Science is mostly about white people staring, usually at colored liquids, but also sometimes at chickens and grass — at least, according to stock photos. So real scientists on Twitter are posting their favorite representation fails with the hashtag #BadStockPhotosOfMyJob.
The whole thing started when Nicole Paulk, a biochemistry and biophysics professor at the University of California, San Francisco, was working on a presentation. “I was trying to find stock images that aren’t too stuffy and more realistic, that don’t show us with tweed jackets and elbow patches,” she says.
Instead, she found a scientist peering deeply at a chunk of dry ice. “No one on the planet, even a dry ice scientist, would ever do this,” she says — so she tweeted it. Turns out, there are a lot more photos where this came from. So science blogger and former chemist Yvette d’Entremont came up with the hashtag, #BadStockPhotosOfMyJob.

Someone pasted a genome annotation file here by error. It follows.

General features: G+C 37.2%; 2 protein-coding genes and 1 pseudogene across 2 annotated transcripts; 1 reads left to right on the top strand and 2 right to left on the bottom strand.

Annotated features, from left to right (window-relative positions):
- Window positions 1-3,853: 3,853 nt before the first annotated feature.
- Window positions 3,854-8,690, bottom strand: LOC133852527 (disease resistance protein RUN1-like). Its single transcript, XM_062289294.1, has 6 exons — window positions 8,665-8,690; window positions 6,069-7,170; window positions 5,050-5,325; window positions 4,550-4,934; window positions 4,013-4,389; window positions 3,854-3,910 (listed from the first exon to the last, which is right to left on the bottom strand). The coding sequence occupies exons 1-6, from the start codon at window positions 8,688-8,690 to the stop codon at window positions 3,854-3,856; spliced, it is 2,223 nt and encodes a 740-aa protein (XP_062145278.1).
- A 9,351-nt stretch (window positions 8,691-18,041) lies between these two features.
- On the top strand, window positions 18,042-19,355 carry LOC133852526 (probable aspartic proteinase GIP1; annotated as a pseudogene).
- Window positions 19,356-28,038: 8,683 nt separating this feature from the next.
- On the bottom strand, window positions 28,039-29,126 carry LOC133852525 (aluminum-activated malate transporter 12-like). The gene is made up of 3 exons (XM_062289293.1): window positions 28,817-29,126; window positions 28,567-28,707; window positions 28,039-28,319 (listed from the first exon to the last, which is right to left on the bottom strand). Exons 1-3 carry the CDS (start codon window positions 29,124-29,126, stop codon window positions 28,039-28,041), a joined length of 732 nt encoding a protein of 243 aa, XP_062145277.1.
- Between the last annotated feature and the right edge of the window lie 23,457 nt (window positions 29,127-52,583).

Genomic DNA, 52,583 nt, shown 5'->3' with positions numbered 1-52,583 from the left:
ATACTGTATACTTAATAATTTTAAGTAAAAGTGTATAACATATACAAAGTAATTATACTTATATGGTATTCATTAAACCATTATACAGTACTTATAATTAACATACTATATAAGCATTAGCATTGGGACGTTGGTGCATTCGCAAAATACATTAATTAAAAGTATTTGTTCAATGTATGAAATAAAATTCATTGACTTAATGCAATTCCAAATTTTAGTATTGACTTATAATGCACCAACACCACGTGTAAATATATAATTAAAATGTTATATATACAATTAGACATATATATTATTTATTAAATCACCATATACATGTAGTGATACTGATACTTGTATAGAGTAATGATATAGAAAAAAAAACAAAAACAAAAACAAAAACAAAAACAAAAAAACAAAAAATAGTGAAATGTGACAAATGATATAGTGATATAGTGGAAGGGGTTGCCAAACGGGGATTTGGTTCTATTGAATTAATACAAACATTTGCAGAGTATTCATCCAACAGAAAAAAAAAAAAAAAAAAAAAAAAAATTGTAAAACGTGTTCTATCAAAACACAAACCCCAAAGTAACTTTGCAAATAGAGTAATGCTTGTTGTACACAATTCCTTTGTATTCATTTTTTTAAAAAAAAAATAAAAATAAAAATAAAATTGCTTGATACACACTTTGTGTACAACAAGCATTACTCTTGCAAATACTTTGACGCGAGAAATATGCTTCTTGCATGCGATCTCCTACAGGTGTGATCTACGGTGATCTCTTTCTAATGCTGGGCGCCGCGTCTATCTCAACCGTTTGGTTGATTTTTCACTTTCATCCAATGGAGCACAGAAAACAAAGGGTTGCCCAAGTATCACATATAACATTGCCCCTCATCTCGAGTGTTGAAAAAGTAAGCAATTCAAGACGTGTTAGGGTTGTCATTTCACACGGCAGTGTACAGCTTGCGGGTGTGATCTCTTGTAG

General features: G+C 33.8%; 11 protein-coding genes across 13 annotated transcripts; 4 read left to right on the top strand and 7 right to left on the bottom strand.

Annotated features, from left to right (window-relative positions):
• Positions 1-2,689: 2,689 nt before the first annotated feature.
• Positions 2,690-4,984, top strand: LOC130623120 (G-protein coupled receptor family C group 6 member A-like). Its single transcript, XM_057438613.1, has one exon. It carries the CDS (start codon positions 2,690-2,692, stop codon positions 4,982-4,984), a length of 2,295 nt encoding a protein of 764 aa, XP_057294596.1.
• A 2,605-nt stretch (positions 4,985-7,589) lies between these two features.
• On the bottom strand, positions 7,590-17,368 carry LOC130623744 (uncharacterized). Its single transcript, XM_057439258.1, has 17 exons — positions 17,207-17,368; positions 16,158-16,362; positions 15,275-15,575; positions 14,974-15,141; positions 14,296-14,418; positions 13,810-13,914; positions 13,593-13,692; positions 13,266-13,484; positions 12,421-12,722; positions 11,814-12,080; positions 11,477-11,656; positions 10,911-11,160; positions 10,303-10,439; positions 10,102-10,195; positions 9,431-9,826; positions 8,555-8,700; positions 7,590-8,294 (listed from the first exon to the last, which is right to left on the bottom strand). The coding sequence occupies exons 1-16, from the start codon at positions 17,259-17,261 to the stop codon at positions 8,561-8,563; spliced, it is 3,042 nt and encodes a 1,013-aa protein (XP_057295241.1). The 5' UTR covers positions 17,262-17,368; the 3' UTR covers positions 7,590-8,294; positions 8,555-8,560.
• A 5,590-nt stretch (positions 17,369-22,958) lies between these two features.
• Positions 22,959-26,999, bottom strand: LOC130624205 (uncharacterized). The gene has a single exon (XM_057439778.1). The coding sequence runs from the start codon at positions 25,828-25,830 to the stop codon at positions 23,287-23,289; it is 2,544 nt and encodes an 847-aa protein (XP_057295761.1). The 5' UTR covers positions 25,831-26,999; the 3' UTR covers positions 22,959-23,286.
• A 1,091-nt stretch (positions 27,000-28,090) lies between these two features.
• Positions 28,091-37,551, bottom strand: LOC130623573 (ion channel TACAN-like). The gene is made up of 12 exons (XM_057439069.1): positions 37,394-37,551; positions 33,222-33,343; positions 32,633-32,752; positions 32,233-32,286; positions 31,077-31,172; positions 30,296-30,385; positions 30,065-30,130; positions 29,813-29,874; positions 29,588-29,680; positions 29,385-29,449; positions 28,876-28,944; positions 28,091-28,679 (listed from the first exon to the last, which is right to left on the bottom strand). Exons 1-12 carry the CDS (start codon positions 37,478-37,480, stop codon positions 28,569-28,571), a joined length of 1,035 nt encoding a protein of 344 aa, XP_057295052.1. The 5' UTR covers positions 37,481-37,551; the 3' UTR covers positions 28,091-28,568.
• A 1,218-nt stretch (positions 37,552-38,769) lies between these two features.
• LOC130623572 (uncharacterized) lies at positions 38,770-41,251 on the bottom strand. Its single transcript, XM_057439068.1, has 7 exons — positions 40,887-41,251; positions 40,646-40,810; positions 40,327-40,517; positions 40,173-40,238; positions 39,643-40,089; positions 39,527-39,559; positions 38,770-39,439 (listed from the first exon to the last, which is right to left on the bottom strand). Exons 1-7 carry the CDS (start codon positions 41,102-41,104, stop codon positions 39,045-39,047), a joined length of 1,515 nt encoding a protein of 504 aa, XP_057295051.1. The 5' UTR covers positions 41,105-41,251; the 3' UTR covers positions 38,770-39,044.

And friends, there’s a lot of staring. And also some rock nuzzling. It gets weird.
This stock image of a scientist is PRICELESS. I too often find myself inspecting each nugget of dry ice one by one. Can never be too careful pic.twitter.com/f1HrDgobuK— Nicole K. Paulk (@Nicole_Paulk) April 24, 2018
Cleanup in the biosafety level 4 lab, please.
Freehand pour Very Dangerous Blue Liquid (VDBL) from a beaker into tiny tube in a rack you hold with your other hand. #BadStockPhotosOfMyJob— Kate Adamala (@KateAdamala) April 25, 2018
Mandatory eye and respiratory protection, because VDBL. pic.twitter.com/zS22pCRWSt
Don’t blink, or the chicken wins.
Geologists’ secret rock-nuzzling technique, revealed.
If you can’t figure out what the chemical is after touching it with your bare skin — well, you could always sip it. (Don’t. Do not do this.)
The hourglass is state of the art scientific equipment. At least she’s wearing her personal protective equipment to watch grass grow, right?
In science, you have to use all your senses: